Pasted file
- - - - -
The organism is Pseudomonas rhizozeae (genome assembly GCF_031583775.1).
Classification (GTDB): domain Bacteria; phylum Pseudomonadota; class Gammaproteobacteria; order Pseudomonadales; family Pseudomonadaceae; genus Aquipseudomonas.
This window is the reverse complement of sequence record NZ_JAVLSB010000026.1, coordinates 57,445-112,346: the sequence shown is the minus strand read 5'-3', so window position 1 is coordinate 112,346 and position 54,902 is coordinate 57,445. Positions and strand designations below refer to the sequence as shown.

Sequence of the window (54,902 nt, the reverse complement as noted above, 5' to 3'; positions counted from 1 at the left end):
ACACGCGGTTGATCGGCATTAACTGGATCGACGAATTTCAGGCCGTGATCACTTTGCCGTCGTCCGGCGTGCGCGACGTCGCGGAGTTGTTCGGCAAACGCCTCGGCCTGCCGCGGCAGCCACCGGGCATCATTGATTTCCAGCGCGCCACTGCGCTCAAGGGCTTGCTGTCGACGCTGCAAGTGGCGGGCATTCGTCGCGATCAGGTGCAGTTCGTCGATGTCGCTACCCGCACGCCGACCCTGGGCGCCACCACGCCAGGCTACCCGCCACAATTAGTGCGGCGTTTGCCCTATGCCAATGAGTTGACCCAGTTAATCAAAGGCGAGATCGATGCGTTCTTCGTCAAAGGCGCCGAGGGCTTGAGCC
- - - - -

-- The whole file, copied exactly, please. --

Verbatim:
The organism is Pseudomonas rhizozeae (genome assembly GCF_031583775.1).
Classification (GTDB): domain Bacteria; phylum Pseudomonadota; class Gammaproteobacteria; order Pseudomonadales; family Pseudomonadaceae; genus Aquipseudomonas.
This window is the reverse complement of sequence record NZ_JAVLSB010000026.1, coordinates 57,445-112,346: the sequence shown is the minus strand read 5'-3', so window position 1 is coordinate 112,346 and position 54,902 is coordinate 57,445. Positions and strand designations below refer to the sequence as shown.

Sequence of the window (54,902 nt, the reverse complement as noted above, 5' to 3'; positions counted from 1 at the left end):
ACACGCGGTTGATCGGCATTAACTGGATCGACGAATTTCAGGCCGTGATCACTTTGCCGTCGTCCGGCGTGCGCGACGTCGCGGAGTTGTTCGGCAAACGCCTCGGCCTGCCGCGGCAGCCACCGGGCATCATTGATTTCCAGCGCGCCACTGCGCTCAAGGGCTTGCTGTCGACGCTGCAAGTGGCGGGCATTCGTCGCGATCAGGTGCAGTTCGTCGATGTCGCTACCCGCACGCCGACCCTGGGCGCCACCACGCCAGGCTACCCGCCACAATTAGTGCGGCGTTTGCCCTATGCCAATGAGTTGACCCAGTTAATCAAAGGCGAGATCGATGCGTTCTTCGTCAAAGGCGCCGAGGGCTTGAGCC